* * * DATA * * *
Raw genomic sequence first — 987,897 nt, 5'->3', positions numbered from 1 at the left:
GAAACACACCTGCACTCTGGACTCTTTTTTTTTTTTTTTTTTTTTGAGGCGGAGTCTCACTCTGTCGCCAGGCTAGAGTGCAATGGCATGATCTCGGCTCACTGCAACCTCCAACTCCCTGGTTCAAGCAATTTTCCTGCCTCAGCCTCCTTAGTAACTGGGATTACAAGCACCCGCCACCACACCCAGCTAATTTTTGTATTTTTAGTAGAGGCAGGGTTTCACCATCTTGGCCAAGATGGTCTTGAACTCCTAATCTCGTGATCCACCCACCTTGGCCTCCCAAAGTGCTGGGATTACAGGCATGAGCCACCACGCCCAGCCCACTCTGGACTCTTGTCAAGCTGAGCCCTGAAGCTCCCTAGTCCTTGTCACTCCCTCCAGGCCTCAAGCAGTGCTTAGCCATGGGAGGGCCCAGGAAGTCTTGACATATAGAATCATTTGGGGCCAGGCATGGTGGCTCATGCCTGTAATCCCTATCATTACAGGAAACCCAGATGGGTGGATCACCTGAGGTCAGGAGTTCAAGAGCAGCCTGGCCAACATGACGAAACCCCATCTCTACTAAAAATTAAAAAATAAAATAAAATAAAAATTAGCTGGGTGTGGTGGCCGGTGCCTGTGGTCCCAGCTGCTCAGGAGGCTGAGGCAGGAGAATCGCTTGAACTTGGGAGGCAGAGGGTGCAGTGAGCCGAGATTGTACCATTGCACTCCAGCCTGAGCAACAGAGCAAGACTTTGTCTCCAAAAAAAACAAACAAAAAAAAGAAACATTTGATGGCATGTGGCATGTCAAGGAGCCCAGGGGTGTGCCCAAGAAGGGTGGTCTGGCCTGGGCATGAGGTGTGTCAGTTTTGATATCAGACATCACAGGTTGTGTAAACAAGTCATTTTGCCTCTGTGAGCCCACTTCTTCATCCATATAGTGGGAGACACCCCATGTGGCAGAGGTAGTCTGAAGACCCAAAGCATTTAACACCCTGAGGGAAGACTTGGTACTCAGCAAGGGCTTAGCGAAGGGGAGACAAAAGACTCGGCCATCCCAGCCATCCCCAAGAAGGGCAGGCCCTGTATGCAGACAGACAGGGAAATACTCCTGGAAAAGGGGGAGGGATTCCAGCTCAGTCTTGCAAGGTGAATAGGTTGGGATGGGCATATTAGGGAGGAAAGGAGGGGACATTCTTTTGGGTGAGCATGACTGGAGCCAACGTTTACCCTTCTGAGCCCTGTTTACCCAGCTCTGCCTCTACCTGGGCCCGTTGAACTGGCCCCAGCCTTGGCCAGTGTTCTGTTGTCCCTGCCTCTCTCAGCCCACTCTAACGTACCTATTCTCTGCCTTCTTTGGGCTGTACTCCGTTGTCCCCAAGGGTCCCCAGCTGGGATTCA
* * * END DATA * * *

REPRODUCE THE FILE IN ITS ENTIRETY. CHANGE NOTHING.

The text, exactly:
Raw genomic sequence first — 987,897 nt, 5'->3', positions numbered from 1 at the left:
GAAACACACCTGCACTCTGGACTCTTTTTTTTTTTTTTTTTTTTTGAGGCGGAGTCTCACTCTGTCGCCAGGCTAGAGTGCAATGGCATGATCTCGGCTCACTGCAACCTCCAACTCCCTGGTTCAAGCAATTTTCCTGCCTCAGCCTCCTTAGTAACTGGGATTACAAGCACCCGCCACCACACCCAGCTAATTTTTGTATTTTTAGTAGAGGCAGGGTTTCACCATCTTGGCCAAGATGGTCTTGAACTCCTAATCTCGTGATCCACCCACCTTGGCCTCCCAAAGTGCTGGGATTACAGGCATGAGCCACCACGCCCAGCCCACTCTGGACTCTTGTCAAGCTGAGCCCTGAAGCTCCCTAGTCCTTGTCACTCCCTCCAGGCCTCAAGCAGTGCTTAGCCATGGGAGGGCCCAGGAAGTCTTGACATATAGAATCATTTGGGGCCAGGCATGGTGGCTCATGCCTGTAATCCCTATCATTACAGGAAACCCAGATGGGTGGATCACCTGAGGTCAGGAGTTCAAGAGCAGCCTGGCCAACATGACGAAACCCCATCTCTACTAAAAATTAAAAAATAAAATAAAATAAAAATTAGCTGGGTGTGGTGGCCGGTGCCTGTGGTCCCAGCTGCTCAGGAGGCTGAGGCAGGAGAATCGCTTGAACTTGGGAGGCAGAGGGTGCAGTGAGCCGAGATTGTACCATTGCACTCCAGCCTGAGCAACAGAGCAAGACTTTGTCTCCAAAAAAAACAAACAAAAAAAAGAAACATTTGATGGCATGTGGCATGTCAAGGAGCCCAGGGGTGTGCCCAAGAAGGGTGGTCTGGCCTGGGCATGAGGTGTGTCAGTTTTGATATCAGACATCACAGGTTGTGTAAACAAGTCATTTTGCCTCTGTGAGCCCACTTCTTCATCCATATAGTGGGAGACACCCCATGTGGCAGAGGTAGTCTGAAGACCCAAAGCATTTAACACCCTGAGGGAAGACTTGGTACTCAGCAAGGGCTTAGCGAAGGGGAGACAAAAGACTCGGCCATCCCAGCCATCCCCAAGAAGGGCAGGCCCTGTATGCAGACAGACAGGGAAATACTCCTGGAAAAGGGGGAGGGATTCCAGCTCAGTCTTGCAAGGTGAATAGGTTGGGATGGGCATATTAGGGAGGAAAGGAGGGGACATTCTTTTGGGTGAGCATGACTGGAGCCAACGTTTACCCTTCTGAGCCCTGTTTACCCAGCTCTGCCTCTACCTGGGCCCGTTGAACTGGCCCCAGCCTTGGCCAGTGTTCTGTTGTCCCTGCCTCTCTCAGCCCACTCTAACGTACCTATTCTCTGCCTTCTTTGGGCTGTACTCCGTTGTCCCCAAGGGTCCCCAGCTGGGATTCA